Understanding the Enneagram types using two personality factors

Colorizing the Enneagram by combining two personality factors found in the primary triads and secondary triads makes the types easier to understand.

The Enneagram Symbol

Typically the Enneagram personality types are given labels in an attempt to differentiate the types from one another. One problem with that is each school, author, or teacher may use a different label.

For example, type 1 may be labelled as the Perfectionist, the Moral Perfectionist, the Strict Perfectionist, the Reformer, the Good Person, the Idealist, the Achiever, the Improver, and so on. It just depends on who's interpretation you're reading.

Another problem is that sometimes the same labels are used in reference to two different types.

For instance, type 1 is called the Achiever by one author and type 3 is called the Achiever by another. Type 1 is also said by some to be an Idealist while type 7 is said by others to be an Idealist.

A simple solution to these problems can be found by uniquely differentiating the nine types using just two personality factors.


The nine Enneagram types are often grouped into three groups of three where each group is said to have something in common. These are called triads.

By overlaying two triads, a unique combination can be created for each of the nine types which clearly differentiates each type from the others. Colors can be associated with these triads to make the differences easier to see.

The Primary Triads

The most often used set of triads is commonly called the centers of intelligence, or simply the centers.

Various labels are used to refer to the centers but for the purpose of creating a two factor label for each type we'll be using behavior, emotion, and thought. We'll also be assigning each triad one of three primary colors.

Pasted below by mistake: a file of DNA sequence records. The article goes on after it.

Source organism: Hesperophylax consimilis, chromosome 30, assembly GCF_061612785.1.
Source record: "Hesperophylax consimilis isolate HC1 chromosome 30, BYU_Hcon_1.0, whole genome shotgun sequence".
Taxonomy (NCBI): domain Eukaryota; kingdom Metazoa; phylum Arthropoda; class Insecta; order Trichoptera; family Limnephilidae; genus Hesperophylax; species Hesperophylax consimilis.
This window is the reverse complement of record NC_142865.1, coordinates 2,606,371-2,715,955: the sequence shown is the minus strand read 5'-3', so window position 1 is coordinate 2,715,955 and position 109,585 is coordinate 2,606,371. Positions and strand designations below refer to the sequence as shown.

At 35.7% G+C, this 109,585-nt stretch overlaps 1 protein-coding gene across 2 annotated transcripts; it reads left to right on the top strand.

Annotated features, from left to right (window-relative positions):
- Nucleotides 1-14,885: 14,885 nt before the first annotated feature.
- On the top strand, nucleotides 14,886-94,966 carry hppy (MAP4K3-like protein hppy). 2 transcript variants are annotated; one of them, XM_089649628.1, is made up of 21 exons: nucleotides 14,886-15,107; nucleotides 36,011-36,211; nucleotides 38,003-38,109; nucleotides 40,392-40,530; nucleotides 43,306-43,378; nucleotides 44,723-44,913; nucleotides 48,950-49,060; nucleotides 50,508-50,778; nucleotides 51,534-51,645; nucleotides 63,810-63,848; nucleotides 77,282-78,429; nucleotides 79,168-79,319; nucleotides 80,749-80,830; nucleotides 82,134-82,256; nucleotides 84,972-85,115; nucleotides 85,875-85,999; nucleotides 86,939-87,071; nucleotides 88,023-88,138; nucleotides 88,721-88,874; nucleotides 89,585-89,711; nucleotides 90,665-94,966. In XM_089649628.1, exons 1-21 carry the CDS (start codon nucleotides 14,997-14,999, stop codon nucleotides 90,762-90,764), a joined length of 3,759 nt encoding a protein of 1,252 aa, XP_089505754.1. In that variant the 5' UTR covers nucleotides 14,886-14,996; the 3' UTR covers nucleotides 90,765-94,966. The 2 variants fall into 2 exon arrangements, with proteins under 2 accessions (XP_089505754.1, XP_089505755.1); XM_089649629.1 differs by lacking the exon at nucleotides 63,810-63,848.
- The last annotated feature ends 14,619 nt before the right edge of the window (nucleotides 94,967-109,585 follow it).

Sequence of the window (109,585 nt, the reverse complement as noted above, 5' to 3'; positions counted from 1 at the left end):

Primary Triads

  • Red (Behavior) Triad: types 8, 9, and 1
  • Blue (Emotion) Triad: types 2, 3, and 4
  • Yellow (Thought) Triad: types 5, 6, and 7

You can click here for more info on the primary triads.

The Secondary Triads

The next most often used triads are derived from Karen Horney's compliant, detached, and aggressive types. These triads are commonly referred to as the stances or the Hornevian groups.

Three secondary colors are produced when the primary colors are combined two at a time.

  • Purple = Red + Blue
  • Green = Blue + Yellow
  • Orange = Yellow + Red

We can assign these secondary colors to the stances and refer to the them as the secondary triads.

Secondary Triads

  • Purple (Compliant) Triad: types 1, 2, and 6
  • Green (Detached) Triad: types 4, 5, and 9
  • Orange (Aggressive) Triad: types 7, 8, and 3

You can click here for more info on the secondary triads.

Two Factor Pairings for Each Type

Looking at the primary and secondary triads, each Enneagram type has a unique two factor combination.

Enneagram Colors

  1. Purple-Red (Compliant-Behavior)
  2. Purple-Blue (Compliant-Emotion)
  3. Orange-Blue (Aggressive-Emotion)
  4. Green-Blue (Detached-Emotion)
  5. Green-Yellow (Detached-Thought)
  6. Purple-Yellow (Compliant-Thought)
  7. Orange-Yellow (Aggressive-Thought)
  8. Orange-Red (Aggressive-Behavior)
  9. Green-Red (Detached-Behavior)

You can take a test to determine your likely type and have its colors explained by clicking here.

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